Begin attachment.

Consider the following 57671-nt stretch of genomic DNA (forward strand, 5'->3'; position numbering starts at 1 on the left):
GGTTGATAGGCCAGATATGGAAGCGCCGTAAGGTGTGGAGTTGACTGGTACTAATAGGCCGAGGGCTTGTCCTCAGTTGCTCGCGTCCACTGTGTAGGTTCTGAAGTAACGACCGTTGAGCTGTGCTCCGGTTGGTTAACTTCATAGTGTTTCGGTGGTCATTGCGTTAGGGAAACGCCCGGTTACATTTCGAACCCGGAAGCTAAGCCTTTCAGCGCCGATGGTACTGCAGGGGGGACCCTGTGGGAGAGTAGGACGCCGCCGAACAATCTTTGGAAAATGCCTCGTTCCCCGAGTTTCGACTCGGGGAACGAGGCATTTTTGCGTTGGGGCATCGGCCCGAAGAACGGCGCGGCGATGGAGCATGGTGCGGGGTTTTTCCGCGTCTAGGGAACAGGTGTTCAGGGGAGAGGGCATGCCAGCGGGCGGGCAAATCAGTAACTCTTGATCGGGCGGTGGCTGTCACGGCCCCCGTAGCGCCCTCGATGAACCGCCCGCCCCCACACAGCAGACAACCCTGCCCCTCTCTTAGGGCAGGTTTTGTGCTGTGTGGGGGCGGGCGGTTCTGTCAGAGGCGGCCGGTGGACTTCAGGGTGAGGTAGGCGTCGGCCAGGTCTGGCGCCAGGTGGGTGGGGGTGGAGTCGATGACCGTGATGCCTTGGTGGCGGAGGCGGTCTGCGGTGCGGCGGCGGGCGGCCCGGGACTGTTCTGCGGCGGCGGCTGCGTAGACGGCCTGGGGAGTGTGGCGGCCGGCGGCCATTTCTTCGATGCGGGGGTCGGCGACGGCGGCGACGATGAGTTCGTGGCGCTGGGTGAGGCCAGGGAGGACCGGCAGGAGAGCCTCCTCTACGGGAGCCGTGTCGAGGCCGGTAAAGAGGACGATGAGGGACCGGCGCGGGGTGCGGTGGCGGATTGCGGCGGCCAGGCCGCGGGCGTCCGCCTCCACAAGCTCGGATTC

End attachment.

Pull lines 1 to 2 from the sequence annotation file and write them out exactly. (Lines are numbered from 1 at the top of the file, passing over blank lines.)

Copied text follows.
Consider the following 57671-nt stretch of genomic DNA (forward strand, 5'->3'; position numbering starts at 1 on the left):
GGTTGATAGGCCAGATATGGAAGCGCCGTAAGGTGTGGAGTTGACTGGTACTAATAGGCCGAGGGCTTGTCCTCAGTTGCTCGCGTCCACTGTGTAGGTTCTGAAGTAACGACCGTTGAGCTGTGCTCCGGTTGGTTAACTTCATAGTGTTTCGGTGGTCATTGCGTTAGGGAAACGCCCGGTTACATTTCGAACCCGGAAGCTAAGCCTTTCAGCGCCGATGGTACTGCAGGGGGGACCCTGTGGGAGAGTAGGACGCCGCCGAACAATCTTTGGAAAATGCCTCGTTCCCCGAGTTTCGACTCGGGGAACGAGGCATTTTTGCGTTGGGGCATCGGCCCGAAGAACGGCGCGGCGATGGAGCATGGTGCGGGGTTTTTCCGCGTCTAGGGAACAGGTGTTCAGGGGAGAGGGCATGCCAGCGGGCGGGCAAATCAGTAACTCTTGATCGGGCGGTGGCTGTCACGGCCCCCGTAGCGCCCTCGATGAACCGCCCGCCCCCACACAGCAGACAACCCTGCCCCTCTCTTAGGGCAGGTTTTGTGCTGTGTGGGGGCGGGCGGTTCTGTCAGAGGCGGCCGGTGGACTTCAGGGTGAGGTAGGCGTCGGCCAGGTCTGGCGCCAGGTGGGTGGGGGTGGAGTCGATGACCGTGATGCCTTGGTGGCGGAGGCGGTCTGCGGTGCGGCGGCGGGCGGCCCGGGACTGTTCTGCGGCGGCGGCTGCGTAGACGGCCTGGGGAGTGTGGCGGCCGGCGGCCATTTCTTCGATGCGGGGGTCGGCGACGGCGGCGACGATGAGTTCGTGGCGCTGGGTGAGGCCAGGGAGGACCGGCAGGAGAGCCTCCTCTACGGGAGCCGTGTCGAGGCCGGTAAAGAGGACGATGAGGGACCGGCGCGGGGTGCGGTGGCGGATTGCGGCGGCCAGGCCGCGGGCGTCCGCCTCCACAAGCTCGGATTC